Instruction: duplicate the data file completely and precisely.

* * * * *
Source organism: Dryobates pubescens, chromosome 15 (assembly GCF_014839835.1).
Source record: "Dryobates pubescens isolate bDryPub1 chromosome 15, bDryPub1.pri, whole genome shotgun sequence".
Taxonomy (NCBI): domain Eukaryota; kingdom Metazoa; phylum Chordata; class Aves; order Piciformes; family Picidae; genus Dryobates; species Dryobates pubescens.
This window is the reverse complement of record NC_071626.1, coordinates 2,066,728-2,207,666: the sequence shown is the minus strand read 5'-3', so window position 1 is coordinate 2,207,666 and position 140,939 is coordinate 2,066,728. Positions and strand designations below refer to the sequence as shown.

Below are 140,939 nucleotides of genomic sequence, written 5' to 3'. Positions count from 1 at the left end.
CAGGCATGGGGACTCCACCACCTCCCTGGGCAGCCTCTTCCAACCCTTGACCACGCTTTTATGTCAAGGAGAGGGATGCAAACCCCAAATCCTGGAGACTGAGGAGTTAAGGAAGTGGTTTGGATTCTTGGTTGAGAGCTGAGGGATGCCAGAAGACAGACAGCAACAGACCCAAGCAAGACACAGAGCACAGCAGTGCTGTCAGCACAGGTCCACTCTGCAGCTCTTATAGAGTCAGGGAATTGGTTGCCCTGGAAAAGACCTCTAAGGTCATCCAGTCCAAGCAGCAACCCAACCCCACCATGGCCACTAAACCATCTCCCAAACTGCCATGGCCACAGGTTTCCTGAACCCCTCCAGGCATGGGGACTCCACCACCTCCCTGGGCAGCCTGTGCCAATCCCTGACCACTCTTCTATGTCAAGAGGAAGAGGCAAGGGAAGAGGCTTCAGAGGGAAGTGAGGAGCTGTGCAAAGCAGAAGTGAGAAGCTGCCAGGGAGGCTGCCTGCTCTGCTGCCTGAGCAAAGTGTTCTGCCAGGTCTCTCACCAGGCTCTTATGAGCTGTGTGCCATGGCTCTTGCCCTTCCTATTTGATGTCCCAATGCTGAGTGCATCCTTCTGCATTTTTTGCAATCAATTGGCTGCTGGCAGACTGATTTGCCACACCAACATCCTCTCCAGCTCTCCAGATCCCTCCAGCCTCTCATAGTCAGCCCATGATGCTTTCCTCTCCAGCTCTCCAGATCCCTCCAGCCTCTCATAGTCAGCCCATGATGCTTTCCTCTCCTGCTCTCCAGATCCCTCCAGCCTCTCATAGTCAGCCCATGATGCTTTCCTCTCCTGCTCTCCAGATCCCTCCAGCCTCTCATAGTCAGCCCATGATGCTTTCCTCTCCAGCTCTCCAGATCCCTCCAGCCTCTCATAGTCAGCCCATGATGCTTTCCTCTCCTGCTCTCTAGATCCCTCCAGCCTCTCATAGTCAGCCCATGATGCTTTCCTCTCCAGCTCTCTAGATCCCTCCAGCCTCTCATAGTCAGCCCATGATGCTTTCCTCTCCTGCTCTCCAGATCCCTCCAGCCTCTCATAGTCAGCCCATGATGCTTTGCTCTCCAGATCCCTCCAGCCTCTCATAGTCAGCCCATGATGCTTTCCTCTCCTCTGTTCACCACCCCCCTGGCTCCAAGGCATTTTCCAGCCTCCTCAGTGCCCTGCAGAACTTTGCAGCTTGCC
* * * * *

Source organism: Dryobates pubescens, chromosome 15 (assembly GCF_014839835.1).
Source record: "Dryobates pubescens isolate bDryPub1 chromosome 15, bDryPub1.pri, whole genome shotgun sequence".
Taxonomy (NCBI): domain Eukaryota; kingdom Metazoa; phylum Chordata; class Aves; order Piciformes; family Picidae; genus Dryobates; species Dryobates pubescens.
This window is the reverse complement of record NC_071626.1, coordinates 2,066,728-2,207,666: the sequence shown is the minus strand read 5'-3', so window position 1 is coordinate 2,207,666 and position 140,939 is coordinate 2,066,728. Positions and strand designations below refer to the sequence as shown.

Below are 140,939 nucleotides of genomic sequence, written 5' to 3'. Positions count from 1 at the left end.
CAGGCATGGGGACTCCACCACCTCCCTGGGCAGCCTCTTCCAACCCTTGACCACGCTTTTATGTCAAGGAGAGGGATGCAAACCCCAAATCCTGGAGACTGAGGAGTTAAGGAAGTGGTTTGGATTCTTGGTTGAGAGCTGAGGGATGCCAGAAGACAGACAGCAACAGACCCAAGCAAGACACAGAGCACAGCAGTGCTGTCAGCACAGGTCCACTCTGCAGCTCTTATAGAGTCAGGGAATTGGTTGCCCTGGAAAAGACCTCTAAGGTCATCCAGTCCAAGCAGCAACCCAACCCCACCATGGCCACTAAACCATCTCCCAAACTGCCATGGCCACAGGTTTCCTGAACCCCTCCAGGCATGGGGACTCCACCACCTCCCTGGGCAGCCTGTGCCAATCCCTGACCACTCTTCTATGTCAAGAGGAAGAGGCAAGGGAAGAGGCTTCAGAGGGAAGTGAGGAGCTGTGCAAAGCAGAAGTGAGAAGCTGCCAGGGAGGCTGCCTGCTCTGCTGCCTGAGCAAAGTGTTCTGCCAGGTCTCTCACCAGGCTCTTATGAGCTGTGTGCCATGGCTCTTGCCCTTCCTATTTGATGTCCCAATGCTGAGTGCATCCTTCTGCATTTTTTGCAATCAATTGGCTGCTGGCAGACTGATTTGCCACACCAACATCCTCTCCAGCTCTCCAGATCCCTCCAGCCTCTCATAGTCAGCCCATGATGCTTTCCTCTCCAGCTCTCCAGATCCCTCCAGCCTCTCATAGTCAGCCCATGATGCTTTCCTCTCCTGCTCTCCAGATCCCTCCAGCCTCTCATAGTCAGCCCATGATGCTTTCCTCTCCTGCTCTCCAGATCCCTCCAGCCTCTCATAGTCAGCCCATGATGCTTTCCTCTCCAGCTCTCCAGATCCCTCCAGCCTCTCATAGTCAGCCCATGATGCTTTCCTCTCCTGCTCTCTAGATCCCTCCAGCCTCTCATAGTCAGCCCATGATGCTTTCCTCTCCAGCTCTCTAGATCCCTCCAGCCTCTCATAGTCAGCCCATGATGCTTTCCTCTCCTGCTCTCCAGATCCCTCCAGCCTCTCATAGTCAGCCCATGATGCTTTGCTCTCCAGATCCCTCCAGCCTCTCATAGTCAGCCCATGATGCTTTCCTCTCCTCTGTTCACCACCCCCCTGGCTCCAAGGCATTTTCCAGCCTCCTCAGTGCCCTGCAGAACTTTGCAGCTTGCC